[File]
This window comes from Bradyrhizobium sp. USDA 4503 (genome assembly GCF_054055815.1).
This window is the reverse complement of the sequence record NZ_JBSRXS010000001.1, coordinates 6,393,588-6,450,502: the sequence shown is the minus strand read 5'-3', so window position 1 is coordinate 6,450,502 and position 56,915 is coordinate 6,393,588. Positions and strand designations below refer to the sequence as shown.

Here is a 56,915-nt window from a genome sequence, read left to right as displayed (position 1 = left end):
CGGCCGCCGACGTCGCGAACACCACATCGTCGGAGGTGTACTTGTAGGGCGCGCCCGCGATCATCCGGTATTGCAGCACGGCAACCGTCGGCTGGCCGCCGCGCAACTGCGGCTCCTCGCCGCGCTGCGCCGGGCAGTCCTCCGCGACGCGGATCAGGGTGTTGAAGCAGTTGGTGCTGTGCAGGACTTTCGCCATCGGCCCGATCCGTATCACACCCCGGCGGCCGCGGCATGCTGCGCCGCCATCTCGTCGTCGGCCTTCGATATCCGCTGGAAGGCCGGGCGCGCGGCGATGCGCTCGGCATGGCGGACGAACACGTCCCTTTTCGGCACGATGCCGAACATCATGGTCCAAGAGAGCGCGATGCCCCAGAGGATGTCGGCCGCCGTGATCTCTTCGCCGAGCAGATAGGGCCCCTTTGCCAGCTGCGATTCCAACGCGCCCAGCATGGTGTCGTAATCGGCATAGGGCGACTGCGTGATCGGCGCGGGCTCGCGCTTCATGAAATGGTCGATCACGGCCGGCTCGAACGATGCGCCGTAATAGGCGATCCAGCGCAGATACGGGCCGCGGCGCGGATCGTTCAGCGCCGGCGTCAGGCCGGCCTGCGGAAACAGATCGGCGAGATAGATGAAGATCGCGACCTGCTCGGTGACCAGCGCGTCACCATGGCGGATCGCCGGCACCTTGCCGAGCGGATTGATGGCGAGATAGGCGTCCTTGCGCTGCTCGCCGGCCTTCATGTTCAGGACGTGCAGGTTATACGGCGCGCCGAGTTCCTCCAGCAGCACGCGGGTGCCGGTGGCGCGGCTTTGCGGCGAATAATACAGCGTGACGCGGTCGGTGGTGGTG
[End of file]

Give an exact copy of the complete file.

This window comes from Bradyrhizobium sp. USDA 4503 (genome assembly GCF_054055815.1).
This window is the reverse complement of the sequence record NZ_JBSRXS010000001.1, coordinates 6,393,588-6,450,502: the sequence shown is the minus strand read 5'-3', so window position 1 is coordinate 6,450,502 and position 56,915 is coordinate 6,393,588. Positions and strand designations below refer to the sequence as shown.

Here is a 56,915-nt window from a genome sequence, read left to right as displayed (position 1 = left end):
CGGCCGCCGACGTCGCGAACACCACATCGTCGGAGGTGTACTTGTAGGGCGCGCCCGCGATCATCCGGTATTGCAGCACGGCAACCGTCGGCTGGCCGCCGCGCAACTGCGGCTCCTCGCCGCGCTGCGCCGGGCAGTCCTCCGCGACGCGGATCAGGGTGTTGAAGCAGTTGGTGCTGTGCAGGACTTTCGCCATCGGCCCGATCCGTATCACACCCCGGCGGCCGCGGCATGCTGCGCCGCCATCTCGTCGTCGGCCTTCGATATCCGCTGGAAGGCCGGGCGCGCGGCGATGCGCTCGGCATGGCGGACGAACACGTCCCTTTTCGGCACGATGCCGAACATCATGGTCCAAGAGAGCGCGATGCCCCAGAGGATGTCGGCCGCCGTGATCTCTTCGCCGAGCAGATAGGGCCCCTTTGCCAGCTGCGATTCCAACGCGCCCAGCATGGTGTCGTAATCGGCATAGGGCGACTGCGTGATCGGCGCGGGCTCGCGCTTCATGAAATGGTCGATCACGGCCGGCTCGAACGATGCGCCGTAATAGGCGATCCAGCGCAGATACGGGCCGCGGCGCGGATCGTTCAGCGCCGGCGTCAGGCCGGCCTGCGGAAACAGATCGGCGAGATAGATGAAGATCGCGACCTGCTCGGTGACCAGCGCGTCACCATGGCGGATCGCCGGCACCTTGCCGAGCGGATTGATGGCGAGATAGGCGTCCTTGCGCTGCTCGCCGGCCTTCATGTTCAGGACGTGCAGGTTATACGGCGCGCCGAGTTCCTCCAGCAGCACGCGGGTGCCGGTGGCGCGGCTTTGCGGCGAATAATACAGCGTGACGCGGTCGGTGGTGGTG